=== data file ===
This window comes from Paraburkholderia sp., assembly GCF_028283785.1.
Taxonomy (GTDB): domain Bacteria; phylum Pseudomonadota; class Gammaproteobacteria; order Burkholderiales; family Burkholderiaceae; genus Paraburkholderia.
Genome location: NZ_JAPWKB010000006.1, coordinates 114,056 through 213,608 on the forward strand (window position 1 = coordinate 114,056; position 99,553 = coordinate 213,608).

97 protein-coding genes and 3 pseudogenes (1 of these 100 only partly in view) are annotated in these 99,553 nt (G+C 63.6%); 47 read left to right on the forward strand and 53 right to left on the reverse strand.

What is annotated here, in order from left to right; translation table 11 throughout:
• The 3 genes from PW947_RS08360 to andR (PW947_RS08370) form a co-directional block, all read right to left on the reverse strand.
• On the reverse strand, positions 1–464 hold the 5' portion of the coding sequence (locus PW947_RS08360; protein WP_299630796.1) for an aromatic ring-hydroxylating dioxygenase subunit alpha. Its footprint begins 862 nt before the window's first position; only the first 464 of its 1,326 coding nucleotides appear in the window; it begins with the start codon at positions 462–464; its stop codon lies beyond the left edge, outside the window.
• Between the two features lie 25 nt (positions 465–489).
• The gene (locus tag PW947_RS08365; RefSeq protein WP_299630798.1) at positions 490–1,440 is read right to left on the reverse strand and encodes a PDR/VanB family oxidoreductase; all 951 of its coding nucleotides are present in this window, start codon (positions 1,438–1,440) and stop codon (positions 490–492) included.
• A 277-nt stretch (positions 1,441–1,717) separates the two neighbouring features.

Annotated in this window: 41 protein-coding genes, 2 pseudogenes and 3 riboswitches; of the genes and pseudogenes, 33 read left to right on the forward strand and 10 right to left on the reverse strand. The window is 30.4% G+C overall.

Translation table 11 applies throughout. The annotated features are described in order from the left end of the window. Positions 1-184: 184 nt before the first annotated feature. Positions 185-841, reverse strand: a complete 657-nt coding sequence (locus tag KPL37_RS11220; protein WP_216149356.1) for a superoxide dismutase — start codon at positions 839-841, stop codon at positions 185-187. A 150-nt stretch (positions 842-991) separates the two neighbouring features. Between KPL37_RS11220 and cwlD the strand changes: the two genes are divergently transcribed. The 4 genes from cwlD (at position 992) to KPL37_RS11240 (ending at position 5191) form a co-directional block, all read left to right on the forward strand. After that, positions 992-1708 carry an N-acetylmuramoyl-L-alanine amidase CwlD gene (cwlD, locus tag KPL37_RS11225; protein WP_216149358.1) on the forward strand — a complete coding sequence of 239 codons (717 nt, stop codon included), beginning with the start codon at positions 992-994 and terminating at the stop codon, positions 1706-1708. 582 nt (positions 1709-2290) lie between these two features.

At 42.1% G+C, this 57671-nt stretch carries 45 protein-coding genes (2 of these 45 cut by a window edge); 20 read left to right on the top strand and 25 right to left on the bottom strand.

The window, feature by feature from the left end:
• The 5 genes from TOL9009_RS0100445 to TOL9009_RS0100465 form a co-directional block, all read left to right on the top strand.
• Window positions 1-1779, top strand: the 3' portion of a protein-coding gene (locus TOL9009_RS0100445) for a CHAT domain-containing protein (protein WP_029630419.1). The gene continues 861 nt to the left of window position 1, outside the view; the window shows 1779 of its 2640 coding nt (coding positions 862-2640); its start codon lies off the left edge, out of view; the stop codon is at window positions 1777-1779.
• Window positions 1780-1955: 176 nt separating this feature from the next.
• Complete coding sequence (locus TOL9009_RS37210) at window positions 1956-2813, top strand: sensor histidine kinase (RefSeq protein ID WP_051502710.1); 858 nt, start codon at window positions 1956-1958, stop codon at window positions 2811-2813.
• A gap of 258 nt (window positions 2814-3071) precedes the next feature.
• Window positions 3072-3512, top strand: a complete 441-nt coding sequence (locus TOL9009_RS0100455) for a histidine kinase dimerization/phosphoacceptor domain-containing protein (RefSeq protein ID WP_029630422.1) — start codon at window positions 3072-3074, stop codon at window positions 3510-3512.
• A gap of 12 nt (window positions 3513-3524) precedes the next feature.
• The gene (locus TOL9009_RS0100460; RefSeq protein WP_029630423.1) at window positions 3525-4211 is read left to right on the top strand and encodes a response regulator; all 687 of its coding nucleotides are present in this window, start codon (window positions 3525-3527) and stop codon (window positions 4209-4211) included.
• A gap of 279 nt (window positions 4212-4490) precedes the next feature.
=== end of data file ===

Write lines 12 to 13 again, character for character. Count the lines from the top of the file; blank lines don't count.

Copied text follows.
Translation table 11 applies throughout. The annotated features are described in order from the left end of the window. Positions 1-184: 184 nt before the first annotated feature. Positions 185-841, reverse strand: a complete 657-nt coding sequence (locus tag KPL37_RS11220; protein WP_216149356.1) for a superoxide dismutase — start codon at positions 839-841, stop codon at positions 185-187. A 150-nt stretch (positions 842-991) separates the two neighbouring features. Between KPL37_RS11220 and cwlD the strand changes: the two genes are divergently transcribed. The 4 genes from cwlD (at position 992) to KPL37_RS11240 (ending at position 5191) form a co-directional block, all read left to right on the forward strand. After that, positions 992-1708 carry an N-acetylmuramoyl-L-alanine amidase CwlD gene (cwlD, locus tag KPL37_RS11225; protein WP_216149358.1) on the forward strand — a complete coding sequence of 239 codons (717 nt, stop codon included), beginning with the start codon at positions 992-994 and terminating at the stop codon, positions 1706-1708. 582 nt (positions 1709-2290) lie between these two features.

At 42.1% G+C, this 57671-nt stretch carries 45 protein-coding genes (2 of these 45 cut by a window edge); 20 read left to right on the top strand and 25 right to left on the bottom strand.